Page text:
Common Spinal Fracture Questions
What is a spinal fracture?
A spinal fracture is when you break a bone in your spine—that's the basic definition. Your spinal column is made up of vertebra stacked one on top of each other. (You can learn more about this in the Anatomy of Spinal Fractures article.) The vertebrae—the bones in your spine—can break, just like other bones in your body. However, spinal fractures can be more severe than breaking other bones in your body because a spinal fracture can cause trauma to the spinal cord.
What causes a spinal fracture?
Spinal fractures are caused by trauma or by conditions that weaken the bones:
- car accidents
- violent acts (e.g., being shot)
Conditions That Weaken the Bones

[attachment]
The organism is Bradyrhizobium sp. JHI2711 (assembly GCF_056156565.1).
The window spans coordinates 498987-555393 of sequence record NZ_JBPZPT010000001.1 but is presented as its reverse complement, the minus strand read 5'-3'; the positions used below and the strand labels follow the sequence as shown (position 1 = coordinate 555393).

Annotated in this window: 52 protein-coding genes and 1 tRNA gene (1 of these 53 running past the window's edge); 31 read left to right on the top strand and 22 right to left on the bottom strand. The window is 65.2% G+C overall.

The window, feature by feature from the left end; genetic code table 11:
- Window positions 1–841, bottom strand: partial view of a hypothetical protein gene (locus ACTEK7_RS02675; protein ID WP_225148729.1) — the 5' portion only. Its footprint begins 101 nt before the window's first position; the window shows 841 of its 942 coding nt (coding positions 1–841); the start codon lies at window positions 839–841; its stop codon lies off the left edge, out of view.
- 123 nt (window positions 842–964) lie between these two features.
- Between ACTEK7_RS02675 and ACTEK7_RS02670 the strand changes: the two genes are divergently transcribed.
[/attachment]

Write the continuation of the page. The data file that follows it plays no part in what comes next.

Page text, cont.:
- bone cancer
- spinal tumors
What are some non-surgical ways to deal with a spinal fracture?
Not every spinal fracture will require surgery. In fact, the majority of fractures are treated with non-surgical treatments, such as:
- Bracing to help realign the spine
- Drugs and medications to control the pain
- Physical therapy to strengthen the spine and spinal muscles
Will I need surgery?
Surgery for spinal fractures is very dependent on the type of fracture, if there's neurologic (nerve) injury, and how unstable or out of line the spine is. Because there are multiple factors that go into the surgery decision—and every case comes with its own complications—it's difficult to give precise guidelines of when surgery will be performed and what type of surgery will be done for traumatic spinal fractures.
The surgeon will make the best recommendation for surgery.